JBL L100 Classic With Retro Safety Orange Foam Grill Included!!

Discerning college dorm rooms and recording studios rejoice! JBL's famed L100 speaker from the seventies has been rebooted as the L100 Classic (left, in the photo above), which, despite the familiar look, Harman's Todd Eichenbaum says is new from the ground up.

The tweeter is a titanium dome "which harkens back to some current and classic JBL designs," explains Eichenbaum. "The styling is very much reminiscent of the seventies classic." They will naturally include a sculpted foam grill (most excellent!) which will come in bright orange, blue, and the more discreet charcoal color seen in the photo below.

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"What's new is that the sound is very much updated," he adds. "So it still has the dynamic JBL sound but I would say with a little more refinement than the old model." Retail will be $4,000 a pair and release date is several months away, so start saving now!

My favorite JBL L100 true story: a recording studio owner once told me he would only allow the L100s to be used when rock bands came into his studio (though he had better monitors available), since they could sustain a bass guitar being dropped on the ground with a fader wide open. Classic.

COMMENTS
Anton's picture

Great to see the tradition live on!

The dorms at Sarah Lawrence, Williams, Middlebury, USC, Duke, and other schools for that fiscal demographic will be rocking!

I am picturing a set up up with a Technics 1200 (4K,) a Grado Statement 2 (3.5K,) these speakers at 4K, and Marantz PM 10-S1 (8K) making for a great retro dorm experience for 20K, with free zipcord speaker wires!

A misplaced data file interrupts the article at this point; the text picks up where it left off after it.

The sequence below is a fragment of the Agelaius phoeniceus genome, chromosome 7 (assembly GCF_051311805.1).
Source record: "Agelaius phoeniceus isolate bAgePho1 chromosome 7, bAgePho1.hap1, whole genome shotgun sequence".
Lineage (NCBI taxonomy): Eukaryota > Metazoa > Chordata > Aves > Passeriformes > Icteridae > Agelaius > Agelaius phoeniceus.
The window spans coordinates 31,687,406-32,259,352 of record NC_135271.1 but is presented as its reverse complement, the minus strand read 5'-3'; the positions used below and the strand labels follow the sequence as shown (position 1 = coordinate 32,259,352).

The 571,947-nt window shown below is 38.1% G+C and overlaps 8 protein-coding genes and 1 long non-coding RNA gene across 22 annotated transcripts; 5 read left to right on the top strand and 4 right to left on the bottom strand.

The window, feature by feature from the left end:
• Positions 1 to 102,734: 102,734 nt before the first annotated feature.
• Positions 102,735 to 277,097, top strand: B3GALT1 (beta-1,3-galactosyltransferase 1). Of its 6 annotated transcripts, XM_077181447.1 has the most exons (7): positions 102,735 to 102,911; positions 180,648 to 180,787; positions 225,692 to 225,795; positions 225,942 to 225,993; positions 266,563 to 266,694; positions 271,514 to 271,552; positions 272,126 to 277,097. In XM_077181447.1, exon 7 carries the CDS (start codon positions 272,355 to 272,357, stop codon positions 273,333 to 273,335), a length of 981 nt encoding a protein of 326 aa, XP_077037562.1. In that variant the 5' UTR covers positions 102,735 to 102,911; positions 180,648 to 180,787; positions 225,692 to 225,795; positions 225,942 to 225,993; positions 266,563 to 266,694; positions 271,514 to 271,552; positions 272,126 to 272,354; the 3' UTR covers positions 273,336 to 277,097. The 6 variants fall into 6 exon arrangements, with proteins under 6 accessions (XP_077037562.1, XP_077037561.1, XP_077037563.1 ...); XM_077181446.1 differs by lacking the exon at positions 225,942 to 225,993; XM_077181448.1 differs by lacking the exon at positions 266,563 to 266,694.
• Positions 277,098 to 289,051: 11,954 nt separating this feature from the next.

DH's picture

In the 70's, but they cost way more than I could afford back then. Memory tells me it was about $500, which would make the real price similar the new model.
But let's be honest: the original wouldn't be considered a good speaker today. I'm sure the new version is better many times over.

rbienstock's picture

The studio version of these, the 4310/4311 was an amazing near field monitor. They may not have been so great in your home stereo (I never heard then in that context) but mounted on a console about 4 feet from your head, they were a perfect window on what you had recorded and anything you mixed on them sounded great played on any other system from a car radio to a super high-end system. I have the current iteration of these, the 4312SE in my home studio and they are wonderful. They also cost $1,500 less than these at least at street prices.

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